4th November 2013

Science and Theology: Basic Concepts 

“By faith we understand that the universe was formed at God’s command, so that what is seen was not made out of what was visible.”
Hebrews 11:3 (NIV)

In a letter entitled “Concerning the Use of Biblical Quotations in Matters of Science,” Galileo Galilei wrote, “That the intention of the Holy Ghost is to teach us how one goes to heaven, not how heaven goes.” This was written in the early seventeenth century at a time when there was a debate about whether the solar system was earth- or sun-centred, and some were quoting certain scriptures to support the earth-centred view. The sentiment expressed by Galileo in his letter is still valid today; the Bible was never intended to be a modern scientific textbook. 

It does, however, make some broad but vital statements about creation which, when combined with other Biblical data, produce a coherent picture of God’s involvement and relationship to creation. The Bible reveals that the Father through the Son by the Holy Spirit brought this universe into being and that God’s will is the ultimate source of all creation, as Genesis Chapter 1 states, “And God said, ‘Let there be—’”. Also God sustains, or keeps the universe in being, from moment to moment (Hebrews 1:3). 

The Bible answers questions about the Who of creation, not the how. The discovery of the laws of gravity and motion by Sir Isaac Newton led many to view creation as a kind of clockwork universe. This led to a rise in deism, i.e., the belief that God created the universe but then became a disinterested spectator and took no further part in its unfolding history. After all, they reasoned, apart from its creation, what need was there for a God in Newton’s mechanistic universe that continues inexorably on, like a great machine, acting according to a precise and predictable set of fixed laws? From deism it was, and still is, but a short step to atheism. But the Bible reveals that God is intimately involved in, though not part of, the universe and sustains it from moment to moment. Creation ex nihilo also raises the interesting question, is a universe created from nothing inherently stable and self-sustaining? The Bible does not answer this question but reveals what no scientific textbook can, that the created order in space and time owes its origin and continued existence to God. Creation was a free act of God and he decreed it to be good. Even now, although fallen, it is not intrinsically evil.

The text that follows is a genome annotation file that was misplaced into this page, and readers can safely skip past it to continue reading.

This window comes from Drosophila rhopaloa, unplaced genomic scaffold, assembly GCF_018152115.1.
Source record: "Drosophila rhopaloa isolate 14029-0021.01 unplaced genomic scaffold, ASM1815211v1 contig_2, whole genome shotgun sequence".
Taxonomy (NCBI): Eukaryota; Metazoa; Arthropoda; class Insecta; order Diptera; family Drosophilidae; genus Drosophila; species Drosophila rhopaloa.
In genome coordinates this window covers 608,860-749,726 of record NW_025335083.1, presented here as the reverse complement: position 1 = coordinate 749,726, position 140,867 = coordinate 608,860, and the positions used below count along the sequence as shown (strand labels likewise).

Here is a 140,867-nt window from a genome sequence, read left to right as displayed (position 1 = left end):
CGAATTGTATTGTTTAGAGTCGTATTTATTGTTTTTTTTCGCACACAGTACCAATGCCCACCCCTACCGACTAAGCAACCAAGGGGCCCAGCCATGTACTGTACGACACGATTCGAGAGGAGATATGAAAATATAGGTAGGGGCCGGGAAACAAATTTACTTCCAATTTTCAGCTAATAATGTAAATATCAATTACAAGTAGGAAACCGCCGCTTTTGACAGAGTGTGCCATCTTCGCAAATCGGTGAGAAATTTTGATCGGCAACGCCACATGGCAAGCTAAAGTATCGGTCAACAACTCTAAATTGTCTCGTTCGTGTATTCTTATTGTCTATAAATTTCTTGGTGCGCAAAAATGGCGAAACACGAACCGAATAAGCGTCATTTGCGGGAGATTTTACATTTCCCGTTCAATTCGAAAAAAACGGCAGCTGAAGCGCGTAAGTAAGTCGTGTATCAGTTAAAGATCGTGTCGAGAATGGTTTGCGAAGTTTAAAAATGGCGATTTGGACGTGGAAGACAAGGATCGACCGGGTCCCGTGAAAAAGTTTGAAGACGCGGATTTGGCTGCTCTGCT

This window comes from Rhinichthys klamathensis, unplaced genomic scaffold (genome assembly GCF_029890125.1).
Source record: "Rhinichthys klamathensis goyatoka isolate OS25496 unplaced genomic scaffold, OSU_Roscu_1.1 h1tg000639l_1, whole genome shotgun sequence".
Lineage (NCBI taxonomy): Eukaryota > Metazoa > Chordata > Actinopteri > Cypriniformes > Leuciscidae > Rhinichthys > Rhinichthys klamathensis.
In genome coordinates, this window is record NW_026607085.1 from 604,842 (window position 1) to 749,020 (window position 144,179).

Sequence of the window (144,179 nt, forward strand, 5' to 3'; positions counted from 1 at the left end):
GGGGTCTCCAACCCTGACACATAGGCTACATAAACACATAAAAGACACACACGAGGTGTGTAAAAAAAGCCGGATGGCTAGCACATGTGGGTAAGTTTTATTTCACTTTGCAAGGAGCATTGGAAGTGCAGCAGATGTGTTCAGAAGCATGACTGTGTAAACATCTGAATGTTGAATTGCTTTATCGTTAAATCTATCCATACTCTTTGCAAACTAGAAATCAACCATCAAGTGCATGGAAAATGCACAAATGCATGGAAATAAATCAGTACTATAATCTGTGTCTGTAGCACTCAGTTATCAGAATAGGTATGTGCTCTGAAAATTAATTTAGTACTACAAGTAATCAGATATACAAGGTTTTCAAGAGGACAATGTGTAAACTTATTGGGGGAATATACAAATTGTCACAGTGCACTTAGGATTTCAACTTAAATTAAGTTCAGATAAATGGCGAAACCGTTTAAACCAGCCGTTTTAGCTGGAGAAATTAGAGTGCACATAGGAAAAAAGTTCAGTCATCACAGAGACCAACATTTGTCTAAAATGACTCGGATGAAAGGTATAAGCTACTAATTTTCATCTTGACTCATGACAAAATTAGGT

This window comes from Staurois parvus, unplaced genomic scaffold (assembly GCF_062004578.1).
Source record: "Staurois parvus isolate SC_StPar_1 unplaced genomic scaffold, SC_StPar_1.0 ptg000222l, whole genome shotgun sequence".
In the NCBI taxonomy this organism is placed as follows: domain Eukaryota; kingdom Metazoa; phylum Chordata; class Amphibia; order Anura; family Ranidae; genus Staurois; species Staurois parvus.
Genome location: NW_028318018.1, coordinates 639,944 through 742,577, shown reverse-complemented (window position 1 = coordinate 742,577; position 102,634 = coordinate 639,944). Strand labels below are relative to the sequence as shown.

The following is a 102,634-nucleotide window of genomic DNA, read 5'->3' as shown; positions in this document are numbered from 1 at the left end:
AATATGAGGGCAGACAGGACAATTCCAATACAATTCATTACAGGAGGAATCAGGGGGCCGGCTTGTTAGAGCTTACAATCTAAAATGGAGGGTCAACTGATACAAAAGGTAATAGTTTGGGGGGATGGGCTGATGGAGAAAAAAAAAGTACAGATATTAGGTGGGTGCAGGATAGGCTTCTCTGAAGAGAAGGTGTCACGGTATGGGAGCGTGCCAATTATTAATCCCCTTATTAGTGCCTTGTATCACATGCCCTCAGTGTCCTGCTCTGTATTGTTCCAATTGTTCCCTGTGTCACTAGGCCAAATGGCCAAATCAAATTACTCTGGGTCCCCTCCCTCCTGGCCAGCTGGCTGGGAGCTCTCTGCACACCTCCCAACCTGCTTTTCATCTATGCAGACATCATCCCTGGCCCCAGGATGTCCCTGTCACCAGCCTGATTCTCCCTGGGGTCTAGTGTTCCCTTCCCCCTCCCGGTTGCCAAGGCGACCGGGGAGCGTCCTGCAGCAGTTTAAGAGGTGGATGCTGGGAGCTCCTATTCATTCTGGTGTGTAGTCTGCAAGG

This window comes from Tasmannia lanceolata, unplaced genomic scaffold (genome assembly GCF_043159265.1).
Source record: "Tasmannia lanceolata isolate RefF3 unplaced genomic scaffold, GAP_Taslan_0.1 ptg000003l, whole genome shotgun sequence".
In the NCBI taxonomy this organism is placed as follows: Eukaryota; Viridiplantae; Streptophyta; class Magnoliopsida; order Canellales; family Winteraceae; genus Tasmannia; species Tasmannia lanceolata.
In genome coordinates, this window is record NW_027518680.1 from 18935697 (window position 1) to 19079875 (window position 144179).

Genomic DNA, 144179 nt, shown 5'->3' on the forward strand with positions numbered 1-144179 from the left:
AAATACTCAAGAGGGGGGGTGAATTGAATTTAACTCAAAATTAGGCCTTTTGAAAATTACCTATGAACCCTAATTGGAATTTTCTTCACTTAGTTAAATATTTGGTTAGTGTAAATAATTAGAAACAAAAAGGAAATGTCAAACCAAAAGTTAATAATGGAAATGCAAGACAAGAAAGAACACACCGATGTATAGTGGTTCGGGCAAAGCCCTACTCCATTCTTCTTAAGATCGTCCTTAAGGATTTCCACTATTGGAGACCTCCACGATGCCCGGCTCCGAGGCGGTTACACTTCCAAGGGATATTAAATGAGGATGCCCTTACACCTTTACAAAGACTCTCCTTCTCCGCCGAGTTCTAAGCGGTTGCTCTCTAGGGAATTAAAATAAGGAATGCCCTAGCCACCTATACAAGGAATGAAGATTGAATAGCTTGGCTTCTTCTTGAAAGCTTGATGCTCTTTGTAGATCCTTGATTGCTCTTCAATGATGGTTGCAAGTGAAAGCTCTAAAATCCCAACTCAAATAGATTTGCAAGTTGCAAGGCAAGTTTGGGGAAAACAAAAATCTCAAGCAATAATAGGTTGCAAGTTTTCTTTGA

The Bible is consistent in its view of creation—that God cares for and is intimately involved in his creation. As John wrote, “God so loved the world that he gave his one and only Son, that whoever believes in him shall not perish but have eternal life” (John 3:16). Of course the greatest testimony to God’s deepest possible involvement with his creation is the incarnation. 

Father, we thank you that through your love and grace you have created and sustain the whole of creation including all humanity, and have given us an eternal future through Jesus Christ.

Study by Eddie Marsh


eddiemarshAbout the Author:
Eddie Marsh attends the Sheffield congregation of the Worldwide Church of God UK, Grace Communion, Sheffield.

Local Congregation:
Grace Communion, Sheffield
Please email for Meeting Place

Meeting time:
Saturday 10:30am

Local Congregational Contact:
Email: sheffield@gracecom.org.uk

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